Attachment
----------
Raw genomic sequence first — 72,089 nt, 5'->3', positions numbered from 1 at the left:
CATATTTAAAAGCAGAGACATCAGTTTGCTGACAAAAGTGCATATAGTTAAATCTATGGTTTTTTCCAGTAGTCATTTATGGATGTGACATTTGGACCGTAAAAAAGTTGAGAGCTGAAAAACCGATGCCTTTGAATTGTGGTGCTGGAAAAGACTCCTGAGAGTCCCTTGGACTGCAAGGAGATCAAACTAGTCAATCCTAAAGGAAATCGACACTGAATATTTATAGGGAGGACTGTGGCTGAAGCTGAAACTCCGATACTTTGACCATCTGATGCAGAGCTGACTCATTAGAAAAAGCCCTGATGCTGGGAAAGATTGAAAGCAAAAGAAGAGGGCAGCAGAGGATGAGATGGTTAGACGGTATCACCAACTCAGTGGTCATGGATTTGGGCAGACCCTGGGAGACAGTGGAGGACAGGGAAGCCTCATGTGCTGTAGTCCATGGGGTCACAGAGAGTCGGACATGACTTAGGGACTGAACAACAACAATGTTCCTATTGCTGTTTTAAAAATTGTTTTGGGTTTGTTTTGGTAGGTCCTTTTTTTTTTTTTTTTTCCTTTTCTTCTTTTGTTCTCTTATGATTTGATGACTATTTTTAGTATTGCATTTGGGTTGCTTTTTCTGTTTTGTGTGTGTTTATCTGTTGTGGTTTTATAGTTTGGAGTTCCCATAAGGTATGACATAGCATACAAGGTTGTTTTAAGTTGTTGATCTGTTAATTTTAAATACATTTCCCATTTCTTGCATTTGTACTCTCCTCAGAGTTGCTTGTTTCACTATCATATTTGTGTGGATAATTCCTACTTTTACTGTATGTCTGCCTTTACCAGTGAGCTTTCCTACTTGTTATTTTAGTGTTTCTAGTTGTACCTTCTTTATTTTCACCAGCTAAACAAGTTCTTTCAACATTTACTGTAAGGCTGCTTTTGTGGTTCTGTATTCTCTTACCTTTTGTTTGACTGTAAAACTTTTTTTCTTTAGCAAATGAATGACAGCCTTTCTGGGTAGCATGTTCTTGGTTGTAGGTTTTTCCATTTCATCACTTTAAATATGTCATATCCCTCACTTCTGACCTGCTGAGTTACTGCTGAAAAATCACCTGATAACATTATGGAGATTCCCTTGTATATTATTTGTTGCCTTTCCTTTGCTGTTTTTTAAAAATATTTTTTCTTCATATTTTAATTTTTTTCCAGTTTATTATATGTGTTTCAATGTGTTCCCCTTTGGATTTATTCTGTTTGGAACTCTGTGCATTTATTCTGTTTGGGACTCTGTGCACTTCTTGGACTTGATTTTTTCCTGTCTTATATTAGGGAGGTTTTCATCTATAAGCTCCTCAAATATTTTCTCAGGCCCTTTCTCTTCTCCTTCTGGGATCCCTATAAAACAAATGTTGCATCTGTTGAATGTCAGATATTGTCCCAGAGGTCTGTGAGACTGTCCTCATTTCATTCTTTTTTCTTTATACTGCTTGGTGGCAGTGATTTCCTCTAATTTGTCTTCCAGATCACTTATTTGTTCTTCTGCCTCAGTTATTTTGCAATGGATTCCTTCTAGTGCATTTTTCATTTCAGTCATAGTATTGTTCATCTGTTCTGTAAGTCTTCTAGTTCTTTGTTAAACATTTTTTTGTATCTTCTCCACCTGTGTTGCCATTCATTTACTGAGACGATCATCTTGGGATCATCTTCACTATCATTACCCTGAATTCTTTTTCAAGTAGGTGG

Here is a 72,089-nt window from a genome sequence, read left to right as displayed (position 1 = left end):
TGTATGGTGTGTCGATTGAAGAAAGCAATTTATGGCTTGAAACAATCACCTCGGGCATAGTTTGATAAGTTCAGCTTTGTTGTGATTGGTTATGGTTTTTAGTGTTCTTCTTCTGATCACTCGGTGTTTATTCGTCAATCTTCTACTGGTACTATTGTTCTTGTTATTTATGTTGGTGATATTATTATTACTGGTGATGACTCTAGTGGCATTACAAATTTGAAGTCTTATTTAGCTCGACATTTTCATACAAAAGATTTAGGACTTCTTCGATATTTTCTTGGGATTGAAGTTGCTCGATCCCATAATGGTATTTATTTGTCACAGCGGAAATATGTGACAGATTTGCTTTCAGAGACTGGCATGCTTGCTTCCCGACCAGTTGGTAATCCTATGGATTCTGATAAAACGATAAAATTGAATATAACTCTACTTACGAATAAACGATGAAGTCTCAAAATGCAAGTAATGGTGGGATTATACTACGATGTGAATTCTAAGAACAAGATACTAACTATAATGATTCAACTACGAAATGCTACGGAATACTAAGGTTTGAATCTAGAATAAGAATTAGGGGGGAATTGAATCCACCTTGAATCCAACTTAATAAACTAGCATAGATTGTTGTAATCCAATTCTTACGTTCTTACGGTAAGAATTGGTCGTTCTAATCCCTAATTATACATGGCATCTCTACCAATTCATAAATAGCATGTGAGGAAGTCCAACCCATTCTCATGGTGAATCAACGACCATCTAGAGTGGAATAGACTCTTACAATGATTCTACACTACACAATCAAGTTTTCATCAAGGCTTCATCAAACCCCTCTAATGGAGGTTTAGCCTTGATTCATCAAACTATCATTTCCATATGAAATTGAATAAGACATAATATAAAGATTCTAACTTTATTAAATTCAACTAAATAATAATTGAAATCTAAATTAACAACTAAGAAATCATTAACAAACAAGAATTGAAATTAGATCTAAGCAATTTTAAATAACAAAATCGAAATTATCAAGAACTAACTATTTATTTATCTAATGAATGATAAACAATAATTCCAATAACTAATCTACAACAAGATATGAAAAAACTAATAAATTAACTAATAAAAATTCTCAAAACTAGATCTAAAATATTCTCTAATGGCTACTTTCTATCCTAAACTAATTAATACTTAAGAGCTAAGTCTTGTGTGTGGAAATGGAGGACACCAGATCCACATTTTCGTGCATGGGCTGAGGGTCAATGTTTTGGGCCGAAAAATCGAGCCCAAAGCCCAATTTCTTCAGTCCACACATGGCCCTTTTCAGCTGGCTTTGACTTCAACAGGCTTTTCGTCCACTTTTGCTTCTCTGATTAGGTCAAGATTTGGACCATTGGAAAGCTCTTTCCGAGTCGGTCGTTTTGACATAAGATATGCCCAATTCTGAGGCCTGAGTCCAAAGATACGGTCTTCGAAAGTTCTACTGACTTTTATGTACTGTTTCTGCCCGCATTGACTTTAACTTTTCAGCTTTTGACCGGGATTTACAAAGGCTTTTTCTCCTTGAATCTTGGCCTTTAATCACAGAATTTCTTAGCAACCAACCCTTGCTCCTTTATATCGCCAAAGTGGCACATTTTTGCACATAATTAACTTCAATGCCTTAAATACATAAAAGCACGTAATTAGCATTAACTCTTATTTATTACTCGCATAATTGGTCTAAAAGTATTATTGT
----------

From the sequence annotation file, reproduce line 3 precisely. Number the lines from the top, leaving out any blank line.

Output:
Here is a 72,089-nt window from a genome sequence, read left to right as displayed (position 1 = left end):